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Countering Terrorism at Home


A new report indicates that the RCMP is developing a program to disrupt the radicalization processes on Canadian soil.

In recent weeks, there has been a great deal of focus on three Canadians who have purchased one-way tickets to Syria with claims to support the ISIS terror regime.  John Maguire, 23, is a former student from the University of Ottawa who recently converted to Islam.  He has been in Syria for over a year now. Gregory and Collin Gordon, brothers from Calgary, are also known to have joined the terrorist regime and have been reported missing since late 2012. The Gordon brothers left Canada around the same time as Calgary-born Salman Ashrafi and Damian Clairmont, both of whom have been reported killed in ISIS-prompted suicide bombings.

The RCMP program, which has not finalized the details of how it will work, is aimed at high-risk youth and “vulnerable individuals  who are experiencing behavioral changes.” Undoubtedly, a major focus of this program will be tackling the ISIS propaganda that is used to actively recruit from within Canada.  This past summer, ISIS released a recruitment video featuring Ontario-born Andre Poulin. The content of this video is aimed at persuading Westerners to either join the ranks of ISIS, or to donate funds. The video includes footage from a typical Canadian landscape… individuals fishing, playing hockey, or snowmobiling, and is complemented by Poulin’s testament to this lifestyle, “I had a good family… I watched hockey…I went to the cottage in the summertime”. Poulin further explains that those who convert can gain a high position with Allah if they “just sacrifice a small bit of this worldly life”.  It is evident that ISIS’s strategy, using this Poulin video, specifically targets recruitment in Canada.

The message conveyed in the video also illustrates how anyone can join the ranks of ISIS or more broadly support its operations. It attempts to persuade that the average Canadian can achieve something extraordinary, in subscribing to radical Islam.


As the RCMP finalizes the details of its counter-terrorism programs, it will have a considerable amount of literature at its disposal to explore the process of radicalization, and provide greater understanding of its materialization. The act of suicide bombing, for example, has been examined by Tel Aviv University psychology professor Ariel Merari in what has been deemed the most comprehensive study on individuals who conduct acts of terrorism. Merari’s conclusions, while based specifically on suicide bombings, can be applied to the discussion of overall terrorist recruitment, “No organization can create a person’s basic readiness to die.” The recruiter will not create this willingness, but, rather, “identify this predisposition in candidates and reinforce it.”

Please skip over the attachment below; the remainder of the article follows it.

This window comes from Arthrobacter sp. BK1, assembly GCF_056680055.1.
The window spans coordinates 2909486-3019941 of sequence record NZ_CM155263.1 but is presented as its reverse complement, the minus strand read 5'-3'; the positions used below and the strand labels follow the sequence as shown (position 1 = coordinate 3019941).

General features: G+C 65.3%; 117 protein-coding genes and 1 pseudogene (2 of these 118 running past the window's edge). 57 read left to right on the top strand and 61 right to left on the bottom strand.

The RCMP’s program will attempt to disrupt the process of targeting certain predispositions, such as individuals described as emotionally or mentally vulnerable and/or experiencing behavioural changes. A sense of vulnerability can also stem from an individual’s experiencing a lack of purpose, direction, or sense of belonging within one’s current environment.

While the RCMP strengthens its counter-terrorism efforts at home, it must recognize that the radicalization network is complex, with some of the strongest influences residing abroad.  A key influence is the caliph – the leader of the ISIS hierarchy. Right now, the title belongs to Abu Bakr al-Baghdadi, a former American prisoner in Iraq, now in hiding. Since these radicalist leaders would never consider killing themselves in any plots, the importance and need to recruit members is heightened, hence the connection back to domestic efforts to disrupt the radicalization process.

As per the recent report, the RCMP will be prioritizing their national counterterrorism efforts by attempting to disrupt the radicalization process that occurs domestically. This plan serves as an important step in both enhancing Canada’s strategy of national security, at a time when the propaganda from abroad is contributing to higher levels of risk for targeted individuals, as well as the general Canadian public.

Kara Chiki
Kara Chiki is currently a graduate student at the Munk School of Global Affairs at the University of Toronto. She previously graduated from Wilfrid Laurier University's Honours Bachelor of Business Administration Program with a concentration in International Business. She has studied on four different continents, including North America, Europe, Africa and Asia. Her primary interests are macroeconomics and finance, in particular, the instruments used to enhance financial inclusion within developing economies.